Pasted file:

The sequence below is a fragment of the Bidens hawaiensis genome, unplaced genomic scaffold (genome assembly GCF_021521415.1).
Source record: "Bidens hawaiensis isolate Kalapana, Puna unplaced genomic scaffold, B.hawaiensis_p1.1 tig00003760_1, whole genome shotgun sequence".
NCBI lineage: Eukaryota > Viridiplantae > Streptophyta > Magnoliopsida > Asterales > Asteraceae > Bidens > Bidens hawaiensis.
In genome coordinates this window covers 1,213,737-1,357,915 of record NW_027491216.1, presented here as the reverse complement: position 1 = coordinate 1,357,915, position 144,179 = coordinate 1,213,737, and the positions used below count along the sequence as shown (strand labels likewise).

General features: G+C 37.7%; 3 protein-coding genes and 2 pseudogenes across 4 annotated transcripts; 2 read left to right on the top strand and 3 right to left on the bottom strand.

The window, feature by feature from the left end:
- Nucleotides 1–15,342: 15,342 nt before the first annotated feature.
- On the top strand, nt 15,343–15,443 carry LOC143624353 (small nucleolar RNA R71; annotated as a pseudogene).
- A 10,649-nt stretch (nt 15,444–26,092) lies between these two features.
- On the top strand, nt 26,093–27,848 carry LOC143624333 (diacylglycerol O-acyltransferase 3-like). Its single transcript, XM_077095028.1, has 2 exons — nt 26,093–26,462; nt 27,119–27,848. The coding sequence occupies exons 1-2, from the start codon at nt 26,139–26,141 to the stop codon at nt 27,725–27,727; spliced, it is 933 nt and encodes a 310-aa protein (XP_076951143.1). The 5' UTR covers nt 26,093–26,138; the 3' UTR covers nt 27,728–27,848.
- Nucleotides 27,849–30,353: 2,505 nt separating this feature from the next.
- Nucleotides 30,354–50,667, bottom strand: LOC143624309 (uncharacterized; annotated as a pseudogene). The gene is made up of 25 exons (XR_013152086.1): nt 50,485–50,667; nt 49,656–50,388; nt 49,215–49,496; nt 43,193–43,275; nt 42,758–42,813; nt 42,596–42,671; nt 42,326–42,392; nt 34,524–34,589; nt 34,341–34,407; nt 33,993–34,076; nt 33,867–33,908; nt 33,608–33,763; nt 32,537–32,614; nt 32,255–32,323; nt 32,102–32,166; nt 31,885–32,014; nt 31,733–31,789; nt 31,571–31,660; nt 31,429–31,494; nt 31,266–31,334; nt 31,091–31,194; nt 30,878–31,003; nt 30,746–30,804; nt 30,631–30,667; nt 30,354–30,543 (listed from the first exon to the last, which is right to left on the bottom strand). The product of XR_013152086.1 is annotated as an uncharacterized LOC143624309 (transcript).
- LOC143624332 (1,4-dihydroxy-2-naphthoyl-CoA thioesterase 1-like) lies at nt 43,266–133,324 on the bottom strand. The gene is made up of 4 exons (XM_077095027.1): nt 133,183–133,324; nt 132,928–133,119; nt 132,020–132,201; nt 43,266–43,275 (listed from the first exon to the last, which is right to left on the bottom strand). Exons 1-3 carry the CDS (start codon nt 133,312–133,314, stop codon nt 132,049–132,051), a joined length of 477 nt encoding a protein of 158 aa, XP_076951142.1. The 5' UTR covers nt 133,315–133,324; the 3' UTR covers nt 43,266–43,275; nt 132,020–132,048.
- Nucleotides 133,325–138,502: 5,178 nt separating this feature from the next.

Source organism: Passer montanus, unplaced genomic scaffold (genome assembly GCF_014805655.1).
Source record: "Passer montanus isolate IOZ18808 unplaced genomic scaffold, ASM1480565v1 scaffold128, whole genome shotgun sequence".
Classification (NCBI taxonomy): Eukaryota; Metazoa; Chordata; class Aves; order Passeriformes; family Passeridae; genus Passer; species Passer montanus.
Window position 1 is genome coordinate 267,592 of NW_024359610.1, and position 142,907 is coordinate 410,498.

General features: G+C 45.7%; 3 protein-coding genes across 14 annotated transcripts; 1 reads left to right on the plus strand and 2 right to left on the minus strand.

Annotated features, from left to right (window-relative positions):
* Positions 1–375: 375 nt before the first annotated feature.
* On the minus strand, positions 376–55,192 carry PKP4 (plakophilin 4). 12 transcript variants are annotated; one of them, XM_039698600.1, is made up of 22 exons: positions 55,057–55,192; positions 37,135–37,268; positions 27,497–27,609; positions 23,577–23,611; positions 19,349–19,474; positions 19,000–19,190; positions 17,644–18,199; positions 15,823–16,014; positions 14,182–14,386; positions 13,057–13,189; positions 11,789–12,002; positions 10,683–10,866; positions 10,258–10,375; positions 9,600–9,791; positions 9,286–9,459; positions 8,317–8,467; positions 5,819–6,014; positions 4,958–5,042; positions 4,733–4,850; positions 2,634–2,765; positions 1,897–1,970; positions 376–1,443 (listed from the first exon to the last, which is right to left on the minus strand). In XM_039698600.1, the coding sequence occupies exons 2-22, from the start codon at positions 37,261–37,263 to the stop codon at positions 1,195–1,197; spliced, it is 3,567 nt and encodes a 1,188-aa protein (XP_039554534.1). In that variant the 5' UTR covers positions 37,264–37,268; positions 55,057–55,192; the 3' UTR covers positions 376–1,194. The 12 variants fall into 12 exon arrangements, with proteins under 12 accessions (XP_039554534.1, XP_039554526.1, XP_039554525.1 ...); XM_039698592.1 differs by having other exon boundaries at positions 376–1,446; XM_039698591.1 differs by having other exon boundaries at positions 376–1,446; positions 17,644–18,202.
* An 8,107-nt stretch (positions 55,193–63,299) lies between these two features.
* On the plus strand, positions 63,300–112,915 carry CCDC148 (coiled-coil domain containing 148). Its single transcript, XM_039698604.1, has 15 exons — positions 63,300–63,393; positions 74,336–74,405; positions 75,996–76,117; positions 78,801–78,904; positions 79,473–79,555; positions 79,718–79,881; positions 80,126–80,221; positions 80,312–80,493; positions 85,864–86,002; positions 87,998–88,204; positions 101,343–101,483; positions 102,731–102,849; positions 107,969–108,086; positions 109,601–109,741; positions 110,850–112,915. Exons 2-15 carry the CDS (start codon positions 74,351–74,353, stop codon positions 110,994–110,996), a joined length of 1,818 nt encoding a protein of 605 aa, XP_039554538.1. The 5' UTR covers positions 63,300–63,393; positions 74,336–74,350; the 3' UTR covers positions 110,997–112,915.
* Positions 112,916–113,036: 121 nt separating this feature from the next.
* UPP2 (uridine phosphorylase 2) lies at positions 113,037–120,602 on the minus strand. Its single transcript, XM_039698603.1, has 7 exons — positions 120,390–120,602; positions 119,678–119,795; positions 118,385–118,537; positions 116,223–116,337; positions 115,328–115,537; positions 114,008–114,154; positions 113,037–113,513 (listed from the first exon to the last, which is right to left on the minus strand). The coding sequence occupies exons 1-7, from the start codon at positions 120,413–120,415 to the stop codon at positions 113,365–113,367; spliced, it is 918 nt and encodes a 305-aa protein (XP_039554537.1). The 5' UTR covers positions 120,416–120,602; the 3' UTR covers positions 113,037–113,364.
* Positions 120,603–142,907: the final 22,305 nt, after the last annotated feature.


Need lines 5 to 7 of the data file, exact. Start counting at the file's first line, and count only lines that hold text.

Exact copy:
General features: G+C 37.7%; 3 protein-coding genes and 2 pseudogenes across 4 annotated transcripts; 2 read left to right on the top strand and 3 right to left on the bottom strand.

The window, feature by feature from the left end:
- Nucleotides 1–15,342: 15,342 nt before the first annotated feature.